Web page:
Perceived discrimination and DSM-IV-based alcohol and illicit drug use disorders.

Research paper by Haslyn E R HE Hunte, Adam E AE Barry

Indexed on: 20 Oct '12Published on: 20 Oct '12Published in: American journal of public health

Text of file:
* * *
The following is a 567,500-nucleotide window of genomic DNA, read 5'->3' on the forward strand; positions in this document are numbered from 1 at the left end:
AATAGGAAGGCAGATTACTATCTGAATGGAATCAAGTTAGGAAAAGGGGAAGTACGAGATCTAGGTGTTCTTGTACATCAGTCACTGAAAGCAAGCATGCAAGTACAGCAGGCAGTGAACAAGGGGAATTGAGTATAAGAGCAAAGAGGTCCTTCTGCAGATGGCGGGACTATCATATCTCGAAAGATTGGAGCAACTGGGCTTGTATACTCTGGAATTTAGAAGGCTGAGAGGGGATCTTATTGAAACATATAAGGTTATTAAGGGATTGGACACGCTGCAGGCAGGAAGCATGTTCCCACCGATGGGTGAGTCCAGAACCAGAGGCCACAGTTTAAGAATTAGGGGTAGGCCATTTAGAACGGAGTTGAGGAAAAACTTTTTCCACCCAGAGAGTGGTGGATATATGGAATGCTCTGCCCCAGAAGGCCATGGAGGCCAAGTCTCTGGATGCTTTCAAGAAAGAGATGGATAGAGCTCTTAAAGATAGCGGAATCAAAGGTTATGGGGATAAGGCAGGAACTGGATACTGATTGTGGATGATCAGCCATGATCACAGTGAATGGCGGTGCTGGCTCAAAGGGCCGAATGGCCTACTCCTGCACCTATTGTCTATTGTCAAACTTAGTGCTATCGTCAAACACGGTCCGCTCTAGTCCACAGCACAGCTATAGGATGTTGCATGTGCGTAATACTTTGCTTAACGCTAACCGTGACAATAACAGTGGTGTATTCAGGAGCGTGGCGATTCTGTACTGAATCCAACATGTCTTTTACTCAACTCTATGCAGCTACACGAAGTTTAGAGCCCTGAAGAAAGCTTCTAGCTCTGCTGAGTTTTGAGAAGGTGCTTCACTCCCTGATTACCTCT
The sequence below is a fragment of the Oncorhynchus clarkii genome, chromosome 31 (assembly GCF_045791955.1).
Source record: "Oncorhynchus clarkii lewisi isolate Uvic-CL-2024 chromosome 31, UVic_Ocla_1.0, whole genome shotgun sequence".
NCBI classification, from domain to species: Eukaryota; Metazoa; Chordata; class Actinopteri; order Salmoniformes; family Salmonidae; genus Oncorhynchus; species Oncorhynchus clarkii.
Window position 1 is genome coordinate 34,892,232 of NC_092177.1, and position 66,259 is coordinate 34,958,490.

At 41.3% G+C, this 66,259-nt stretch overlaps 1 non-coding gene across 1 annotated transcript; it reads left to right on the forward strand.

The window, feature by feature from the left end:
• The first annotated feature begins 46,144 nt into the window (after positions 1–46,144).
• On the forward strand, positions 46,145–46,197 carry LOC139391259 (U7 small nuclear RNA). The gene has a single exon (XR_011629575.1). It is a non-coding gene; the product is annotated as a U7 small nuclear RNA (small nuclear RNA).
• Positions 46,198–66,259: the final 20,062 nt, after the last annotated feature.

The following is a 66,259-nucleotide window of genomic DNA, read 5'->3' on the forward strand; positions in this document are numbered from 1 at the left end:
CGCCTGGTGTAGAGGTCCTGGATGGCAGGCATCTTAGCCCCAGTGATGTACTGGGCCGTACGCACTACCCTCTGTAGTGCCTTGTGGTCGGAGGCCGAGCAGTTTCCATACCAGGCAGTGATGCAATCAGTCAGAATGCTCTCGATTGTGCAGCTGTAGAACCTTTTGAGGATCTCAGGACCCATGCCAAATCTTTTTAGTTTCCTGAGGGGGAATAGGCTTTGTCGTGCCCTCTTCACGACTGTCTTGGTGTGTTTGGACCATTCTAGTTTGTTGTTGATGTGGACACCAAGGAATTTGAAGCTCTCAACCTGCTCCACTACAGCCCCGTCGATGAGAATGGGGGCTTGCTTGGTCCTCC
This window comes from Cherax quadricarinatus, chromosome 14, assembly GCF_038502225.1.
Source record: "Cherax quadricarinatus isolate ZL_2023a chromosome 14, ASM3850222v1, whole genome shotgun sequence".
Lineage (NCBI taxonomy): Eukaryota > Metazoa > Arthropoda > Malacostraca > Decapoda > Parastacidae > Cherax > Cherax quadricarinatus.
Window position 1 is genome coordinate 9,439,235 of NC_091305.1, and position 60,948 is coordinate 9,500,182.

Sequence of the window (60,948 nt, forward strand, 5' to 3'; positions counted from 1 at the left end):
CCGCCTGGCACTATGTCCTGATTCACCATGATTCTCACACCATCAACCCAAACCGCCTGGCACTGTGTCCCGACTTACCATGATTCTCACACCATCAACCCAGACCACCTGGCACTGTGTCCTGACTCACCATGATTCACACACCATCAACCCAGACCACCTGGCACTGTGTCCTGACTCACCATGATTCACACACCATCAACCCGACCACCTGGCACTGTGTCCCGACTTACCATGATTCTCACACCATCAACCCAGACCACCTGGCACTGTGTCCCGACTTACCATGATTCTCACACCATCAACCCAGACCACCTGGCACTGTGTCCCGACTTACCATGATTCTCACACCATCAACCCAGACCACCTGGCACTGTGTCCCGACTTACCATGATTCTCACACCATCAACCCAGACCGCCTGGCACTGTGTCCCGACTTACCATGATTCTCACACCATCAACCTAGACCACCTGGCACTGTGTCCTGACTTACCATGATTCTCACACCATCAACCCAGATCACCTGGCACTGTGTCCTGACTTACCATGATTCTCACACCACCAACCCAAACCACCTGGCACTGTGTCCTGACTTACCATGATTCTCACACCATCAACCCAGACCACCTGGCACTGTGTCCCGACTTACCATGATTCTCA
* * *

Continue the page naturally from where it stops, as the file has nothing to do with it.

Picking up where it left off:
We examined the relationship between everyday and major discrimination and alcohol and drug use disorders in a nationally representative sample of African Americans and Black Caribbeans.With data from the National Survey of American Life Study, we employed multivariable logistic regression analyses--while controlling for potential confounders--to examine the relationship between everyday and major discrimination and substance use disorders on the basis of Diagnostic and Statistical Manual of Mental Disorders criteria.Every 1 unit increase in the everyday discrimination scale positively predicted alcohol (odds ratio [OR] = 1.02; P < .01) and drug use (OR = 1.02; P < .05) disorders. Similarly, each additional major discrimination event positively predicted alcohol (OR = 1.10; P < .05) and drug use (OR = 1.15; P < .01) disorders.To our knowledge, this study is the first to examine problematic usage patterns rather than infrequent use of alcohol and drugs in a national sample of African American and Black Caribbean adults and the first to examine this particular relationship in a national sample of Black Caribbeans.